A deal has been reached to resolve nearly all of the remaining court claims from allegations that government-issued trailers exposed Gulf Coast residents to hazardous fumes after Hurricane Katrina.
Lead plaintiffs' attorney Gerald Meunier told The Associated Press on Monday that a class-action settlement agreement has been expanded to include several companies that manufactured, installed or refurbished FEMA trailers after the 2005 storm.
The Federal Emergency Management Agency is providing another $9.2 million to help southeast Louisiana recover from Hurricane Katrina.
St. Bernard Parish is getting back $1.4 million spent to demolish and remove thousands of houses that couldn't be repaired after the 2005 storm.
The largest grants are $3.3 million to repair flood and wind damage at Brown Hall on the Southern University at New Orleans campus, and nearly $3 million for a crane rail extension at the Port of New Orleans.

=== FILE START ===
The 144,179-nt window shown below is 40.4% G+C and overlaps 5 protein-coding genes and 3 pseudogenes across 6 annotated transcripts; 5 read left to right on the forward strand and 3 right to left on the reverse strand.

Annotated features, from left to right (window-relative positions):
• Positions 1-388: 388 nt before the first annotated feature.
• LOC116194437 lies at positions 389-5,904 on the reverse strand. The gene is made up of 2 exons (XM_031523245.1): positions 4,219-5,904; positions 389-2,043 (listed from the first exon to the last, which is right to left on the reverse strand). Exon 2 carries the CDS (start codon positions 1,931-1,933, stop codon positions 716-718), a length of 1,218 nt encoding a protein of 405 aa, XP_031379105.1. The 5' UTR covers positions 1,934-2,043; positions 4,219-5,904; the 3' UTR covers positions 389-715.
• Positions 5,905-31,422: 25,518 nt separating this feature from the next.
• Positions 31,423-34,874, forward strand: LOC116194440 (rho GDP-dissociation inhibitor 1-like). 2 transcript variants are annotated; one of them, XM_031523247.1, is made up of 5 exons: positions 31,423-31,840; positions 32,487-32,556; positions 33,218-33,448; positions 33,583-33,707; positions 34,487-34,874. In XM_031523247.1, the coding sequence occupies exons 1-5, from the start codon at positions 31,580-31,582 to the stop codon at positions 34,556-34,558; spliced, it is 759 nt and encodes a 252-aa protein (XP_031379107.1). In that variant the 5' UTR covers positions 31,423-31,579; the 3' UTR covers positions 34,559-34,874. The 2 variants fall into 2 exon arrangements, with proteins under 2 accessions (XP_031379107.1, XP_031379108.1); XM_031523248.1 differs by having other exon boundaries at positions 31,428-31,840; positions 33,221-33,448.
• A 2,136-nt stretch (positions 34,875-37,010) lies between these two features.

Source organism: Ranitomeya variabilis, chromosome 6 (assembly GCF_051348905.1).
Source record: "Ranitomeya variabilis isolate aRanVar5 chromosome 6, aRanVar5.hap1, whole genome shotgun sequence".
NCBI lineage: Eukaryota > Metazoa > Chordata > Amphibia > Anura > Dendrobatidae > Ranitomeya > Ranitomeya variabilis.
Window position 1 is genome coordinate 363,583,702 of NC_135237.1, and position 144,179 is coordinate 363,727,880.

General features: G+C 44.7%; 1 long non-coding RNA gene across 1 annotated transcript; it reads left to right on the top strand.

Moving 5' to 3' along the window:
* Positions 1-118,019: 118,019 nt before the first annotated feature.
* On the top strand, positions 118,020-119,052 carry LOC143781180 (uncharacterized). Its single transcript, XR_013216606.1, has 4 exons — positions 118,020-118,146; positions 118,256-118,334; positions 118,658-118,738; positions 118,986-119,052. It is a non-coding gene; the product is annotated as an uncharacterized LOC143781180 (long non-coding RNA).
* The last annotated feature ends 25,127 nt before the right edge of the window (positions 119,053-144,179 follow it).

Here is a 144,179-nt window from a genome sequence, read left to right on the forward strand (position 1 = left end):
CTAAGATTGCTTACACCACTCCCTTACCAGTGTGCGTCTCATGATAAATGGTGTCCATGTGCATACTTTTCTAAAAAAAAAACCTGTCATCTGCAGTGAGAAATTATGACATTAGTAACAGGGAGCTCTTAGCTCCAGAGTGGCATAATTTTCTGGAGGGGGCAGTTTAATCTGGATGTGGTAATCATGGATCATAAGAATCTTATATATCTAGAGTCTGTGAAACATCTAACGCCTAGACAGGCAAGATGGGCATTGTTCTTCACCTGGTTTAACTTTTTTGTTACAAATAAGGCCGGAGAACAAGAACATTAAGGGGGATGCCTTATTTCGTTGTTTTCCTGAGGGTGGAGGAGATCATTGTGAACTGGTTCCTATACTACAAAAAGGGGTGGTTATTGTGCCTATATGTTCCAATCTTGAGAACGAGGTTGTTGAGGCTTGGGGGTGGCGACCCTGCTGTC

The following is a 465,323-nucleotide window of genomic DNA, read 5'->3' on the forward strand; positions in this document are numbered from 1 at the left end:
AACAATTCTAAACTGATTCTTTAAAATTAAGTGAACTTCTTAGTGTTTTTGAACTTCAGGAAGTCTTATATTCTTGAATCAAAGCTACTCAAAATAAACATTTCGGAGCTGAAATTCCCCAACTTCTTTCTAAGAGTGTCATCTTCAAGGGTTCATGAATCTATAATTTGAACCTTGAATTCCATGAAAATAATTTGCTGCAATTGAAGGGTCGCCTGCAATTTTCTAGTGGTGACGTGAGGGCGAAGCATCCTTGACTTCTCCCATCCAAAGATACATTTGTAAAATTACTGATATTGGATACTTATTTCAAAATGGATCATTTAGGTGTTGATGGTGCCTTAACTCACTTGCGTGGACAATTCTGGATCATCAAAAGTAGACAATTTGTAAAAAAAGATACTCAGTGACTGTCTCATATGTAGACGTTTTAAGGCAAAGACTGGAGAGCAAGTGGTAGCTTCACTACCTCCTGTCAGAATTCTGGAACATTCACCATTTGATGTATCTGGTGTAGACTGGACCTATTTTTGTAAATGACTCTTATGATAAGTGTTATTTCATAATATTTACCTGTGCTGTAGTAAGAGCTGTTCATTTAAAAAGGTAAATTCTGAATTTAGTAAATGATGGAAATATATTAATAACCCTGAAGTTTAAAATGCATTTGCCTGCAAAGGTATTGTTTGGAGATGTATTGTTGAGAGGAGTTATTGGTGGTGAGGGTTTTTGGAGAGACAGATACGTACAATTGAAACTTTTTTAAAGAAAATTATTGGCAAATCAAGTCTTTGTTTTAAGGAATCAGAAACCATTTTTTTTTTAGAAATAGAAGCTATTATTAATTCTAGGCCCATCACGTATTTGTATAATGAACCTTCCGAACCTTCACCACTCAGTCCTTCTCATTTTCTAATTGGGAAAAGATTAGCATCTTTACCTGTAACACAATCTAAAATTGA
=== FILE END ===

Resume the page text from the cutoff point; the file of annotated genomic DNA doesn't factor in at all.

The Federal Emergency Management Agency has come up with $103,000 to help replace contents of the Orleans Parish Criminal District Court damaged during Hurricane Katrina.
Following the 2005 storm, the basement of the courthouse flooded, destroying the contents of court offices, including the Judicial Administration Office which handles administrative functions required for the court to operate.
FEMA announced on Monday that the contents to be replaced include computer equipment and two-way radios, as well as drug testing equipment.
Tens of thousands of Gulf Coast residents may be getting relief from debt they thought they owed the federal government. The Federal Emergency Management Agency is sorting through rules Congress recently approved.
FEMA sent out 83,000 letters this year to victims of Hurricane Katrina and other 2005 storms. They were told they may have gotten too much federal money. FEMA says it may have made the wrong calculations, but the law requires it try to recoup the funds it paid by mistake.